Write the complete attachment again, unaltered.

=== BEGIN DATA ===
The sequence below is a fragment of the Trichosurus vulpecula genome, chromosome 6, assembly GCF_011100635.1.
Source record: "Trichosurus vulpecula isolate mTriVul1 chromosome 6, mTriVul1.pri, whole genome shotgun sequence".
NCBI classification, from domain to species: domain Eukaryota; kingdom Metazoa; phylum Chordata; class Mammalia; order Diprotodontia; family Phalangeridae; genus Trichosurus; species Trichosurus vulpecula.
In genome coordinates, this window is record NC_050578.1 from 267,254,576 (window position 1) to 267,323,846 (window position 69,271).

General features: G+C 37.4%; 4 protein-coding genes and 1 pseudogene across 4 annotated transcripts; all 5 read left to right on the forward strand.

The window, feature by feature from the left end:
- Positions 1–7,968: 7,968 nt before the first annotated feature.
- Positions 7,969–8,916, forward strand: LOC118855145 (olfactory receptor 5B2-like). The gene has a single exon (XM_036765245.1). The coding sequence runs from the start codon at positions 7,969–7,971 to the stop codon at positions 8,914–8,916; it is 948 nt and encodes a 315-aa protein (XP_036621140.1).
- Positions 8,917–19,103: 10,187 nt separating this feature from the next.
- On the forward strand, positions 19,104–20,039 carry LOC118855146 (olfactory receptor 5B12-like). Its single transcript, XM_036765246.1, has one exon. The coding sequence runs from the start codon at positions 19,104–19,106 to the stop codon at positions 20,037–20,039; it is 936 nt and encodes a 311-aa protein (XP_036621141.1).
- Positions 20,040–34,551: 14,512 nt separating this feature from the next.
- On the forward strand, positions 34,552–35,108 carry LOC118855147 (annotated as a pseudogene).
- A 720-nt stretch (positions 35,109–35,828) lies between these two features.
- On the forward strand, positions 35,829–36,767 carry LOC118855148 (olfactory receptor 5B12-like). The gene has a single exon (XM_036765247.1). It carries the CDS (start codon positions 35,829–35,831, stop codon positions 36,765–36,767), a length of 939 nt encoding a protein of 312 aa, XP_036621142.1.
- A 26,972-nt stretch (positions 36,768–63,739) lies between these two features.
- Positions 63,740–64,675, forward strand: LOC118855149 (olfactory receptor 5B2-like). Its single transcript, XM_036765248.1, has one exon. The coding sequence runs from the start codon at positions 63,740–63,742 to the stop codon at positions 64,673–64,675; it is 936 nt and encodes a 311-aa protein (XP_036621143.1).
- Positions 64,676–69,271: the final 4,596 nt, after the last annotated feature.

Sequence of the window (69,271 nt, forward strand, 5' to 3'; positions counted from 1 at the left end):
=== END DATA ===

The sequence below is a fragment of the Trichosurus vulpecula genome, chromosome 6, assembly GCF_011100635.1.
Source record: "Trichosurus vulpecula isolate mTriVul1 chromosome 6, mTriVul1.pri, whole genome shotgun sequence".
NCBI classification, from domain to species: domain Eukaryota; kingdom Metazoa; phylum Chordata; class Mammalia; order Diprotodontia; family Phalangeridae; genus Trichosurus; species Trichosurus vulpecula.
In genome coordinates, this window is record NC_050578.1 from 267,254,576 (window position 1) to 267,323,846 (window position 69,271).

General features: G+C 37.4%; 4 protein-coding genes and 1 pseudogene across 4 annotated transcripts; all 5 read left to right on the forward strand.

The window, feature by feature from the left end:
- Positions 1–7,968: 7,968 nt before the first annotated feature.
- Positions 7,969–8,916, forward strand: LOC118855145 (olfactory receptor 5B2-like). The gene has a single exon (XM_036765245.1). The coding sequence runs from the start codon at positions 7,969–7,971 to the stop codon at positions 8,914–8,916; it is 948 nt and encodes a 315-aa protein (XP_036621140.1).
- Positions 8,917–19,103: 10,187 nt separating this feature from the next.
- On the forward strand, positions 19,104–20,039 carry LOC118855146 (olfactory receptor 5B12-like). Its single transcript, XM_036765246.1, has one exon. The coding sequence runs from the start codon at positions 19,104–19,106 to the stop codon at positions 20,037–20,039; it is 936 nt and encodes a 311-aa protein (XP_036621141.1).
- Positions 20,040–34,551: 14,512 nt separating this feature from the next.
- On the forward strand, positions 34,552–35,108 carry LOC118855147 (annotated as a pseudogene).
- A 720-nt stretch (positions 35,109–35,828) lies between these two features.
- On the forward strand, positions 35,829–36,767 carry LOC118855148 (olfactory receptor 5B12-like). The gene has a single exon (XM_036765247.1). It carries the CDS (start codon positions 35,829–35,831, stop codon positions 36,765–36,767), a length of 939 nt encoding a protein of 312 aa, XP_036621142.1.
- A 26,972-nt stretch (positions 36,768–63,739) lies between these two features.
- Positions 63,740–64,675, forward strand: LOC118855149 (olfactory receptor 5B2-like). Its single transcript, XM_036765248.1, has one exon. The coding sequence runs from the start codon at positions 63,740–63,742 to the stop codon at positions 64,673–64,675; it is 936 nt and encodes a 311-aa protein (XP_036621143.1).
- Positions 64,676–69,271: the final 4,596 nt, after the last annotated feature.

Sequence of the window (69,271 nt, forward strand, 5' to 3'; positions counted from 1 at the left end):